Long term update: The Millennium Falcon

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There’s no greater feat of self-control than running a bike in by the book, especially when said bike has an analogue speedo that goes all the way up to 180mph. It’s like flying the Millennium Falcon without using lightspeed. Nevertheless I’ve been pretty good at keeping the GTR below the recommended 4000rpm limit. 

In reality, 4000rpm is equal to 90mph in top gear so I don’t ever need to rev any higher, but below 4000rpm the GTR feels a little flat. It’s still got a decent amount of torque, but just as I can feel all that power and torque start to build I’ve got to change up. There’s no doubt part of that is also down to me getting used to riding an inline-four again. It’s easy to get a little lazy when on big V-twins where I could use the low-down torque to easily overtake that car or squeeze through that gap.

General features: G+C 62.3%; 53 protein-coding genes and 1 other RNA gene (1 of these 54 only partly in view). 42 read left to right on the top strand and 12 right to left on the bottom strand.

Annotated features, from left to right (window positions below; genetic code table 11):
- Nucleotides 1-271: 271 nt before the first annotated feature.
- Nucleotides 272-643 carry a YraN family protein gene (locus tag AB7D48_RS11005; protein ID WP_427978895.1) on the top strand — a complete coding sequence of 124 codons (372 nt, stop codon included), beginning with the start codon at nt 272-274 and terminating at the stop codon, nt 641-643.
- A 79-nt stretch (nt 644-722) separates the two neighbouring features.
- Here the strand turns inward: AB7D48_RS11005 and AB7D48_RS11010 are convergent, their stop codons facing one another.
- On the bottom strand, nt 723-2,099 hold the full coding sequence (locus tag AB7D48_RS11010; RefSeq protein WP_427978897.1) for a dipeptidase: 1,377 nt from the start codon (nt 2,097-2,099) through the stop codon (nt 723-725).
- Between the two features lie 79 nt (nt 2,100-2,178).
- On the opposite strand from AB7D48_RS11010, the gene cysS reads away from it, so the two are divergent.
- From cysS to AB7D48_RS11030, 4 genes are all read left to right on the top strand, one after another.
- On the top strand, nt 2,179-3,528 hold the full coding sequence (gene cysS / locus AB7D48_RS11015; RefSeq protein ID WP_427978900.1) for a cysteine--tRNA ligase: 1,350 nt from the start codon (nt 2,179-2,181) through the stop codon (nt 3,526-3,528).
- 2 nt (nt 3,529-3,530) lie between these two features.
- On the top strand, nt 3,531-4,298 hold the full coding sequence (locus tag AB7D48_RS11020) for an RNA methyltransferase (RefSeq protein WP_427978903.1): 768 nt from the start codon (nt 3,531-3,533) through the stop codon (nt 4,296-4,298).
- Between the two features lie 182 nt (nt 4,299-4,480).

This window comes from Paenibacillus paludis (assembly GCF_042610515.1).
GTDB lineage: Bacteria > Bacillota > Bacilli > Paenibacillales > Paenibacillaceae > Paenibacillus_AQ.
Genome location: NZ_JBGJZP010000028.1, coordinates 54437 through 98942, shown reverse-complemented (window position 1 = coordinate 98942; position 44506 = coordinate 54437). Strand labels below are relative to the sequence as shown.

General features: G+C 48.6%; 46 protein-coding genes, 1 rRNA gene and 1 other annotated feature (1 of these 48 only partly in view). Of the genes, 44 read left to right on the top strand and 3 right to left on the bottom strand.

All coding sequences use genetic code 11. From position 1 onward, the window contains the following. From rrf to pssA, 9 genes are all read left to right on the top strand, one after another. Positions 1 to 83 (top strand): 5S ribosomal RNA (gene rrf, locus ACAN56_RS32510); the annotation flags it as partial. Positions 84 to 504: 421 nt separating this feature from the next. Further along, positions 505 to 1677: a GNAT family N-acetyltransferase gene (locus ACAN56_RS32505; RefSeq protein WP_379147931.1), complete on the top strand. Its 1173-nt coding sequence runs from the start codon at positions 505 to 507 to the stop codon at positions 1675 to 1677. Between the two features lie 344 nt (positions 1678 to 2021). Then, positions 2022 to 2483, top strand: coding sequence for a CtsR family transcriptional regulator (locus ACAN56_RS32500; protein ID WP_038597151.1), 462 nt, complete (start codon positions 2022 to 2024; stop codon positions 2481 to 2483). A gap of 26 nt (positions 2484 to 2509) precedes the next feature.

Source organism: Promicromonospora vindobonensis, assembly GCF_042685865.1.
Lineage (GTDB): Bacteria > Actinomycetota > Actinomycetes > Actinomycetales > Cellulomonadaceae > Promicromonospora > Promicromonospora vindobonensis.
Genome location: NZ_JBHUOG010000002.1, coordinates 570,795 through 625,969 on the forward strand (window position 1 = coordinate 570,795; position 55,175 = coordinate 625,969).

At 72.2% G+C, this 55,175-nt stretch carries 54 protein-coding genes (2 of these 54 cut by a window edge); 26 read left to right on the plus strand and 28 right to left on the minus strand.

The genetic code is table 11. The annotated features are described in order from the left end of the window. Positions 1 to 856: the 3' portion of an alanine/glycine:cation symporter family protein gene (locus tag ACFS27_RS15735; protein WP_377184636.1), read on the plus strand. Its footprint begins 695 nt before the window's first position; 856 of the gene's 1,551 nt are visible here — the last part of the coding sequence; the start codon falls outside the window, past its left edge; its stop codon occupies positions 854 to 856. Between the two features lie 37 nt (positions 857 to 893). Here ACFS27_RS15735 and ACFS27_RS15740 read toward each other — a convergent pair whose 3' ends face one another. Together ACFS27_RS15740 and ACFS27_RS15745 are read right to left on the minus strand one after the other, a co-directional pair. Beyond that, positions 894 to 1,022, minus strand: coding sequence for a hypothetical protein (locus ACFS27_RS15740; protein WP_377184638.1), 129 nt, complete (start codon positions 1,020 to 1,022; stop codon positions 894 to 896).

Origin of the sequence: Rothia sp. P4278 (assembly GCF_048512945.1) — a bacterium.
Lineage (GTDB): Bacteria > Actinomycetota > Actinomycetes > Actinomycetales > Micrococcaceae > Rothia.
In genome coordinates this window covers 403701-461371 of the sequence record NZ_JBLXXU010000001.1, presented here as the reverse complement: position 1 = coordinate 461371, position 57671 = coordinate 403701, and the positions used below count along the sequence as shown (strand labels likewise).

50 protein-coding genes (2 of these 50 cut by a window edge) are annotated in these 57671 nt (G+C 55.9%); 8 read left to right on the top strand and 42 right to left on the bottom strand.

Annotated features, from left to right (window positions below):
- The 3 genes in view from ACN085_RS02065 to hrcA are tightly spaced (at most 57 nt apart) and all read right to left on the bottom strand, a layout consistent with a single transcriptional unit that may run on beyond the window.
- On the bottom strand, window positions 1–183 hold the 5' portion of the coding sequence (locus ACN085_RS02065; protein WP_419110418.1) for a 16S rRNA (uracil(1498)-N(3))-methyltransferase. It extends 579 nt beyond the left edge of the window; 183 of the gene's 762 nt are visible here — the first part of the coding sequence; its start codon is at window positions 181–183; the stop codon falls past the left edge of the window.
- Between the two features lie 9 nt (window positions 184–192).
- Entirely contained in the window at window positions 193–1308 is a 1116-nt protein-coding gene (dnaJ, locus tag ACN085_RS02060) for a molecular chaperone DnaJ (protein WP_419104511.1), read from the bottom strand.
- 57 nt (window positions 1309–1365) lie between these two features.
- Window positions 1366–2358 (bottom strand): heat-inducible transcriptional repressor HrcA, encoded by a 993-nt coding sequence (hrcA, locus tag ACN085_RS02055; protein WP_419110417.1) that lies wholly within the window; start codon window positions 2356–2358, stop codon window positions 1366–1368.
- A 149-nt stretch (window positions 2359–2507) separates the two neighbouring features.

I know the Kawasaki suits motorway journeys, having already travelled from Peterborough to Yorkshire twice, but I’m also keen to discover how it can handle fast sweepers, so I’ll be taking a long weekend on the best roads my home county of Yorkshire has to offer.

The first thing several people have noticed about the GTR is the length of the silencer – it’s monstrous. But I think I’ll be keeping the exhaust as there’s something amusing about really unassuming and quiet bikes that are capable of ridiculous speeds.

Having just about got to the magical 600-mile mark the GTR is ready for its first service. When it returns, lightspeed awaits. Punch it, Chewy!

Liam Marsden

By Liam Marsden

Former MCN Web Producer